SPCO

Member Since: February 10, 2010

Country: United States

  • News - Final Day to Fund the Nat… | about a year ago

    That’s an interesting analogy… Although I hope for Toyota’s sake that they don’t include any BMWs or Porsches. That would show up Toyota’s unsafe, non-driver-centric, understeering FWD cars pretty quick. :)

  • Product TOL-10553 | about a year ago

    Yes, despite being an old post, I think it’s important that everyone know that these are NOT made in China or another third world dictatorship. I own several Hakko soldering tools and everything I’ve ever bought from Hakko has said “Made in Japan” on the back. Saying that Hakko is “Asian” doesn’t help at all, since the difference between something being made in Japan and China is remarkable. These Hakko soldering irons will last easily twenty times longer than their Chinese clones, and they just feel much nicer to use - no squeaky handles and cracking plastic. Hakko builds the best soldering equipment I’ve ever used, I highly recommend getting the FX888 - it’s not even that much more expensive than a cheap Chinese clone!

  • Product COM-00312 | about 2 years ago

    Mr. Shaanxi, why do you keep commenting on SparkFun items with links to a (presumably cheaper and shoddier) part with an Engrish datasheet? I’m sure your company in China isn’t interested in selling singles to the hobby market.

  • Product TOL-10242 | about 3 years ago

    Coming from someone who’s worked both with electronics and stained glass, I can honestly say that a eutectic leaded solder is the best to work with. While I haven’t tried this specific solder, I have tried about every other lead-free solder and I always go back to leaded - it flows better, wets better and melts more uniformly. So despite a small environmental concern, I will continue to use and appreciate good leaded solder. Plus, I have no plans on throwing out my projects anytime soon and I always vacuum reclaim used solder.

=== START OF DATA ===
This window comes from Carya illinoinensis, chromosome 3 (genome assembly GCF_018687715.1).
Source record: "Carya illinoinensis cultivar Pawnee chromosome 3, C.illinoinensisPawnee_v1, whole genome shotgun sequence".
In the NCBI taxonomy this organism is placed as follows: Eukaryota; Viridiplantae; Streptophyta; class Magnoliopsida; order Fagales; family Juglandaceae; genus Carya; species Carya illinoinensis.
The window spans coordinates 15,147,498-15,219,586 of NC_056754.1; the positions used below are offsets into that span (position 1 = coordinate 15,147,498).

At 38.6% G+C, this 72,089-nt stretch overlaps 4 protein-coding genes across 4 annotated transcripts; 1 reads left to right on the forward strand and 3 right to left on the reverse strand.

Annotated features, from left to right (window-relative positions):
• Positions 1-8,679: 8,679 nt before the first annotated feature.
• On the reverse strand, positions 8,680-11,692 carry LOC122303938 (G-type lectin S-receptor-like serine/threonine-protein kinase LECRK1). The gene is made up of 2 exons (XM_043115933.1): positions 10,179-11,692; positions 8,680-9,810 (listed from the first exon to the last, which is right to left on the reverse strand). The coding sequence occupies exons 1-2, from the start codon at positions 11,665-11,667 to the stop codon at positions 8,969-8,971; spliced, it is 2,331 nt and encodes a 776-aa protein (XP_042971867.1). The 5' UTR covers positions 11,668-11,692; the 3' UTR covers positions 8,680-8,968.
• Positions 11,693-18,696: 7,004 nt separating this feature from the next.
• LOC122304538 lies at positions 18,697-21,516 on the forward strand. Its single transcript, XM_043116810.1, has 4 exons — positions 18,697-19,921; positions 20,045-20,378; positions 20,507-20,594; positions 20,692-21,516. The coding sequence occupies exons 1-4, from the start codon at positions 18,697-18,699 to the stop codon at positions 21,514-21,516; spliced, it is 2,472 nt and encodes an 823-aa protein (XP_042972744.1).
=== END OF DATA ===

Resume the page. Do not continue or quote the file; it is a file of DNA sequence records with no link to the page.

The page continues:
• Product TOL-09672 | about 3 years ago

    I have a friend who has one of these Hakko 936 clones. It’s OK. By OK, I mean, better than a $10 firestarter. However it’s definitely NOT a 936, and there are a few things about it that should put off even the modest hobybist: The handle seems much weaker than a real 936. The circuitry seems flaky and often doesn’t hold temperature very well, and most annoying, the recovery and output are FAR below the real 936. I’ve soldered large brass gears, motor shafts, and lead battery terminals with my 936 and it’s highly impressive. I think the heating element in this may not be nearly the same quality. I feel like it’s worth the extra for the original 936 from Hakko. (The 936 is also made in Japan, like all of my Hakko irons, which is a deal-breaker in and of itself.) Sparkfun should carry the real 936! :)

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